Past winners, history of the Drive On Championship

The Drive On Championship was initially created as a series of LPGA events that marked the tour’s back-to-competition efforts following the pandemic. Each tournament used the “Drive On” slogan in support of the tour’s resilience, beginning with the first series event in July 2020 at Inverness Club in Toledo, Ohio, where Danielle Kang won by one stroke over Celine Boutier. The second event, held in October 2020, replaced the three stops originally scheduled in Asia, and was held at Reynolds Lake Oconee Great Waters Course in Greensboro, Georgia. Ally McDonald captured her career first LPGA title by one stroke over Kang.

The last two “Drive On” events were staged in Florida, at Golden Ocala Golf Club (Ocala) in March 2021 and at Crown Colony Golf Club (Fort Myers) in February 2022. Austin Ernst cruised to her third career title at the 2021 edition, beating Jennifer Kupcho by five shots. The 2022 tournament marked a fresh start for the event (no longer including results or records from the 2020 and 2021 events), where Leona Maguire became the first Irish winner on tour with her victory in 2022.

Last year at the Drive On Championship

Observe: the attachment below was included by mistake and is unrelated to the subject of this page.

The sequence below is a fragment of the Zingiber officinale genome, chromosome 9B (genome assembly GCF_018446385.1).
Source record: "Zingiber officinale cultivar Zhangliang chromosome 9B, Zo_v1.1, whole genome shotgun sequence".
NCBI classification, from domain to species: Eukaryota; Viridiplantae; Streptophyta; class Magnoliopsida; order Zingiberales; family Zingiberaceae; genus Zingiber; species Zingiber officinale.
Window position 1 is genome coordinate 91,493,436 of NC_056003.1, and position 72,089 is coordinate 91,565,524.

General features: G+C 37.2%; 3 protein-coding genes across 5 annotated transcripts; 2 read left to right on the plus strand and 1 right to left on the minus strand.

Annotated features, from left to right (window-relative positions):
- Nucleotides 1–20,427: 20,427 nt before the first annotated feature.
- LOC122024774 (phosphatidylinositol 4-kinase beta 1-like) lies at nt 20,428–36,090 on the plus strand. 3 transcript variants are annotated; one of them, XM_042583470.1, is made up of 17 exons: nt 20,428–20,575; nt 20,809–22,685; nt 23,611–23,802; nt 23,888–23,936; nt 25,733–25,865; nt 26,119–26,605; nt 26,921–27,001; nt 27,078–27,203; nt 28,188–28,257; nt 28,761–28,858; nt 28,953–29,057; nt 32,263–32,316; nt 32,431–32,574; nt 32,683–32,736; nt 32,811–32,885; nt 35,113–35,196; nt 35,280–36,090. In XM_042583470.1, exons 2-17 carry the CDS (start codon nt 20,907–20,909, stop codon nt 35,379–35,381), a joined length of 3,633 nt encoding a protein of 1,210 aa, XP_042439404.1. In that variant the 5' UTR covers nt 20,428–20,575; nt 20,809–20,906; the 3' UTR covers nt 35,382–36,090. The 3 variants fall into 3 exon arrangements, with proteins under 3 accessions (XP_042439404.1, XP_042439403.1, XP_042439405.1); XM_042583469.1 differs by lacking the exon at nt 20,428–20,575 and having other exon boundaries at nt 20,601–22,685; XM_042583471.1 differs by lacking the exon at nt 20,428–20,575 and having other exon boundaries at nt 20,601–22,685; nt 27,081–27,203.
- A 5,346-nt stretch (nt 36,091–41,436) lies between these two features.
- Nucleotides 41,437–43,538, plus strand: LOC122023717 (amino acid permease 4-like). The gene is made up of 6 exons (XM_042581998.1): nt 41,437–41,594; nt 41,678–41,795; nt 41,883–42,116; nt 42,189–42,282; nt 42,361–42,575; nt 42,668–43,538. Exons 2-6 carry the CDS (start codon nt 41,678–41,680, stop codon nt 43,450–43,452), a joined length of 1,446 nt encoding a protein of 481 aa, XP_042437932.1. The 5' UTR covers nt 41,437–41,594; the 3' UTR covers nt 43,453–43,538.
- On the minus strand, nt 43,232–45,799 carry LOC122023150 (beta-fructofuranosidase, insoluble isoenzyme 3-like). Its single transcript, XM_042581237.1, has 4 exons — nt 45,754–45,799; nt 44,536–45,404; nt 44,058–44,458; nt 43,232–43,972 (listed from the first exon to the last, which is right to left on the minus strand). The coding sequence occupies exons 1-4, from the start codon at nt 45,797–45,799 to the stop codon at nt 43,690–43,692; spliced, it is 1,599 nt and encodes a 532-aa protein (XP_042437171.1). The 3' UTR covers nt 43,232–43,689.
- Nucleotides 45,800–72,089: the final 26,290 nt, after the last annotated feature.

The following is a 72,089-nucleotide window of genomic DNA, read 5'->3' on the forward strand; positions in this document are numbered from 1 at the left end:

Ireland’s Leona Maguire gifted her mom and early birthday present with her first career win at the 2022 LPGA Drive On Championship. A 27-year-old Maguire, a standout at Duke and former No. 1 amateur, carded a final-round 67 to finish at 18-under 198 and won the 54-hole event by three strokes over Lexi Thompson. She became the first woman from Ireland to win on tour, and her 198 tied her career-best 54-hole score.

More about Superstition Mountain

Superstition Mountain’s Prospector Golf Course opened in 1998 and was a combined design effort by Jack Nicklaus and his son Gary. The course plays as a par-72 and stretches to 7,225 yards in length, with the women playing it at 6,526 yards. The course was home of the LPGA Safeway International from 2004-08, and was recently selected by Golfweek as one of the “Top 100 Residential Courses.”

Of note, Superstition Mountain is a female-owned facility, originally purchased in 2009 by Susan Hladky and her husband James, who died in 2011. Hladky has made a point of opening her courses to women and college players, twice hosting U.S. Women’s Open qualifying and the site of a 2025 NCAA women’s regional tournament. She’s also given membership to eight LPGA players, who play out of the club: Carlota Ciganda, Mina Harigae, Dana Finkelstein, Jaclyn Lee, Charlotte Thomas, Caroline Inglis, Jennifer Kupcho and Brianna Do.

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2023 March Madness: Utah Utes engineer dramatic turnaround for third-ever Sweet 16 appearance

Members of the Utah Utes celebrate their win over the Princeton Tigers in the second round of the NCAA Womens Basketball Tournament.